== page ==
In any case Cornelia remains a fascinating character and, Orville Prescott's aforequoted dissent notwithstanding, Our Hearts
ranks as her literary masterpiece and major creative contribution. 

   [1] This was a role with decidedly lesbian overtones, quite remarkable for the strait-laced Forties. Indeed viewed today from a seven decades distance, Cornelia’s brilliant performance leaves little doubt as to the character’s orientation*, and it’s a bit of a mystery that the film got past the censors. Which, in a roundabout way, brings us back to the present book, and we wonder if the ‘gay’ in the title refers to the term in the more contemporary sense (after all Our Hearts is the story is of two unattached women traveling together in the more open, less homophobic Twenties). But not the case -- the modern usage of the word didn’t take until 1965 or thereabouts, and thus the more prosaic explanation for the book's title is that it simply refers to the contents as being a lighthearted travel frolic**
A formidable character in The Uninvited
(with Gail Russell)
  Her entrance is a master stroke of subtlety and suggestion -- she sits imperiously at her desk in the inner sanctum of the gloomy, dungeon-like ‘retreat center‘ which she presides over. A gigantic, Laura-esque portrait of the deceased Mary Meredith looms over the massive office, while Wagner, Tristan & Isolde no less (Love & Death indeed!), gently wafts nearby (this is a nice ambiguous touch since it’s not made clear whether the music is source or background). Her high priestess chic clothes, stilted manner of speech, and severe hairstyle establish her as an exotic, mysterious character with quasi-supernatural powers, who exerts an unlikely, and uncanny, in any case decidedly malevolent hold over the film’s nominal heroine Stella and - even more so, and even more surprising - Stella’s pathologically protective but otherwise no-nonsense grandfather. This is paralleled by the hold, from beyond the grave, which Mary Meredith has over Miss Holloway, further contributing to the forbidden, diseased eroticism which hovers, hothouse-like (after all, they’re always talking about the strong scent of mimosa!) throughout the film and in particular is associated with Miss Holloway's obsession with Mary, and which seems to spill over to the other characters.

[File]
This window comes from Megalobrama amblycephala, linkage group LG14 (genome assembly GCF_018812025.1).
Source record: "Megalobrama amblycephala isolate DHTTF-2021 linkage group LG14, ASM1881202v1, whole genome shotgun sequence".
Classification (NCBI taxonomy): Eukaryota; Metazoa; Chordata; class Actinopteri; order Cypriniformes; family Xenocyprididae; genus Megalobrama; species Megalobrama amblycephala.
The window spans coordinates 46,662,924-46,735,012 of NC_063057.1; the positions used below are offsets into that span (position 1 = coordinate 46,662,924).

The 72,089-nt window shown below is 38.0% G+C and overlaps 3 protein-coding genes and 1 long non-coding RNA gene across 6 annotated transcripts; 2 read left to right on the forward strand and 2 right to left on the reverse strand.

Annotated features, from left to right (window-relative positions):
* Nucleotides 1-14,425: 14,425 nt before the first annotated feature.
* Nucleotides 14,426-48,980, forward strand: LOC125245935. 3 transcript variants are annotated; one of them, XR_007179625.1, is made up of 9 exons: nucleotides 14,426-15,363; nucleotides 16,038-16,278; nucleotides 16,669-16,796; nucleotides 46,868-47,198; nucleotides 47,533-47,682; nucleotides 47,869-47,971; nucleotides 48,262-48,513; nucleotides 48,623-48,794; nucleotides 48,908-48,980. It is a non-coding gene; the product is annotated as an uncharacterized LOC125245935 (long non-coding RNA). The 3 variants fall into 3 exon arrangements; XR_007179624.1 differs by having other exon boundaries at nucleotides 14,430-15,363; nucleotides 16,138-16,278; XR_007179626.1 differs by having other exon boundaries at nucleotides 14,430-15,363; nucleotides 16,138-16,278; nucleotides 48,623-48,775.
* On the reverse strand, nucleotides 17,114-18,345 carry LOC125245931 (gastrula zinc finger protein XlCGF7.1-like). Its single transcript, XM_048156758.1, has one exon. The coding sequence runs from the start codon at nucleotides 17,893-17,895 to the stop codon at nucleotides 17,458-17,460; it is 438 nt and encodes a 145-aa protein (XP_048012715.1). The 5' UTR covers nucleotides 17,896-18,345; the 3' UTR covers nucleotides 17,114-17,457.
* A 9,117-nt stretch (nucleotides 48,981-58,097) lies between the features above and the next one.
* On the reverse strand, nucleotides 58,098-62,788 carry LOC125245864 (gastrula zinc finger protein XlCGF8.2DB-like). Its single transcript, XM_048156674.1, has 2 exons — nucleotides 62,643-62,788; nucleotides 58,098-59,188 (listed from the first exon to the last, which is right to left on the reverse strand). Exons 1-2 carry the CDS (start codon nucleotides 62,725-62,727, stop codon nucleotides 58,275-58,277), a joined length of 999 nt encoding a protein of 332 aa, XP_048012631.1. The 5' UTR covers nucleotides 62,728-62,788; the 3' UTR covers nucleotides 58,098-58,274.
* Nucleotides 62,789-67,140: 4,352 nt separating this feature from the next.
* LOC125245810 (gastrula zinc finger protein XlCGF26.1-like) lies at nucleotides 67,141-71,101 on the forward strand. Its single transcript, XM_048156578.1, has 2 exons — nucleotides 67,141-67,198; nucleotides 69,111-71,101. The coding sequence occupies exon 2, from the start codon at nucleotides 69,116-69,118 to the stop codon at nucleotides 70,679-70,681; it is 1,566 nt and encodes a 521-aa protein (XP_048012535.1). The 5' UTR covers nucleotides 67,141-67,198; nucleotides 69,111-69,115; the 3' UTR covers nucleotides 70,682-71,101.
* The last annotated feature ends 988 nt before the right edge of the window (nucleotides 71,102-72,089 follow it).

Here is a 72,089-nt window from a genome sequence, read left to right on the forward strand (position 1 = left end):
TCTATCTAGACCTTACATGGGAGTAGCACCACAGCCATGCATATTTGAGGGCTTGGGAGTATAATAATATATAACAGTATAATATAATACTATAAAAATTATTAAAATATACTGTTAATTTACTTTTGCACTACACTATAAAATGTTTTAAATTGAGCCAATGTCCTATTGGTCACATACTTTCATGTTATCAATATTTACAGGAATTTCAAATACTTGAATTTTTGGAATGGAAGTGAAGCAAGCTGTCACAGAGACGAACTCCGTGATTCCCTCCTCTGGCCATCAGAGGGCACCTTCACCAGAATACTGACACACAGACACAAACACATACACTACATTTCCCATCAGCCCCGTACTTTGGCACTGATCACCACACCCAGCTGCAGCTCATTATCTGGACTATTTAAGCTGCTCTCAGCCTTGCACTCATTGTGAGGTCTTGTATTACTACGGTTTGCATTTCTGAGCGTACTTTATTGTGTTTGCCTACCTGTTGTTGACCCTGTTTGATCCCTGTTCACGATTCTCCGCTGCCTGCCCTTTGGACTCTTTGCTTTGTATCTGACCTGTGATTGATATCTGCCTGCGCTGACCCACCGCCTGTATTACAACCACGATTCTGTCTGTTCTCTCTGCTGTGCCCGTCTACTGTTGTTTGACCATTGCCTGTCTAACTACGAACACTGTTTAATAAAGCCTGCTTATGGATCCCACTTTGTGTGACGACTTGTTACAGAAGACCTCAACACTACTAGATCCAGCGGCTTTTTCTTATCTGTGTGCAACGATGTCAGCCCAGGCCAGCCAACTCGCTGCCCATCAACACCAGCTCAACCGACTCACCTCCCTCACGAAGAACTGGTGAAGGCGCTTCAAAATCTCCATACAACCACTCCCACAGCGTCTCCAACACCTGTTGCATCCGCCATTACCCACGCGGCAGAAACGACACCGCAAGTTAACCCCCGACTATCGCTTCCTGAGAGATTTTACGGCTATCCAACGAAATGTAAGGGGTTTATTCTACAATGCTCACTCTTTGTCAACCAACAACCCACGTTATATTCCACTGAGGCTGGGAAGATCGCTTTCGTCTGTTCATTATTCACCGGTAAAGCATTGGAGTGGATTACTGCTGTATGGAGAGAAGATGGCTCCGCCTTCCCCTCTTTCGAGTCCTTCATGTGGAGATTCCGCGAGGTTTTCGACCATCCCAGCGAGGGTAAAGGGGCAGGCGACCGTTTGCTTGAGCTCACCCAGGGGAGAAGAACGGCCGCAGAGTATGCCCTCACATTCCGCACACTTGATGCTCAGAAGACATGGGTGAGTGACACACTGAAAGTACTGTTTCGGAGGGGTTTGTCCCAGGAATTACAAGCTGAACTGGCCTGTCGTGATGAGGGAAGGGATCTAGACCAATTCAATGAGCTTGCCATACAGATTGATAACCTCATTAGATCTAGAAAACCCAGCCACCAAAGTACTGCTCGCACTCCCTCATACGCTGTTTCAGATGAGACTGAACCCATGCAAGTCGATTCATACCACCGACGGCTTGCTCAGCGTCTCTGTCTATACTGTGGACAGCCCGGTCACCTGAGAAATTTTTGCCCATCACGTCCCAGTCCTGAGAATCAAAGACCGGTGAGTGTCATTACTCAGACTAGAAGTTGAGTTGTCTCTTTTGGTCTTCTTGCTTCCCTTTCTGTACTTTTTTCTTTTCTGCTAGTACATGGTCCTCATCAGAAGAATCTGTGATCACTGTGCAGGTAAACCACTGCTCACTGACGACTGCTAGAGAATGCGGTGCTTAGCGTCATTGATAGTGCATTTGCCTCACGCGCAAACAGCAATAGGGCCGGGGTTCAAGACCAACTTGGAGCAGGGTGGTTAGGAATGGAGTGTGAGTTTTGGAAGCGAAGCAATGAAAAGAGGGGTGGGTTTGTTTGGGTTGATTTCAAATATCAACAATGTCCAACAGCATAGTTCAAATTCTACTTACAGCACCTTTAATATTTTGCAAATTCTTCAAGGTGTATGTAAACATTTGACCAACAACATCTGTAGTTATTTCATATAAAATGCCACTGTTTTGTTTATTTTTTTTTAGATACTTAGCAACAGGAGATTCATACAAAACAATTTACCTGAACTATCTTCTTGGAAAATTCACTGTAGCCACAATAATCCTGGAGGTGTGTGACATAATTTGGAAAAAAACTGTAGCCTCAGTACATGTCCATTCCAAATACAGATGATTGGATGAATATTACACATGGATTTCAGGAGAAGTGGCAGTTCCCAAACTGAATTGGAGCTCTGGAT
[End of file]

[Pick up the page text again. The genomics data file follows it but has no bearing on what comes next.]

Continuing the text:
** Although at least one source suggests a mildly lesbian subtext. 
Black Dog & Leventhal reissue, 2005

Monday, August 1, 2011

The Mysterious Press 0-445-40709-3 (1986)

Title : Seeds of Treason
Author : Ted Allbeury
Cover art : Rolf Erickson (design); Sonja Lamut, Nenad Jakessivic (illustration)
   [N. Y. : Mysterious Press, 1986. Published in hardcover by The Mysterious Press. First published in U.K. by New English Library.]
style **
substance **
collectibility *

Spy vs. spy
The cover of Mysterious Press’s paperbound reissue of Seeds of Treason is nothing special; it’s a pleasingly eye-catching design which gets right to the Cold War bonafides of the story (I just love all that red!). But what is most of interest in Seeds is the discovery of espionage writer Ted Allbeury. From all accounts he was a relatively major figure in the post Ian Fleming/Graham Greene era of spy fiction but alas largely forgotten today. 
In any case Seeds is a very late in the day Cold War thriller, conventional but supremely competent, with serviceable characters, a tight plot and well-textured settings. But most notable is Allbeury’s lovingly drawn, convincingly detailed accounts of the mechanics of the spy business in all their rather mundane le Carré-esque glory [1].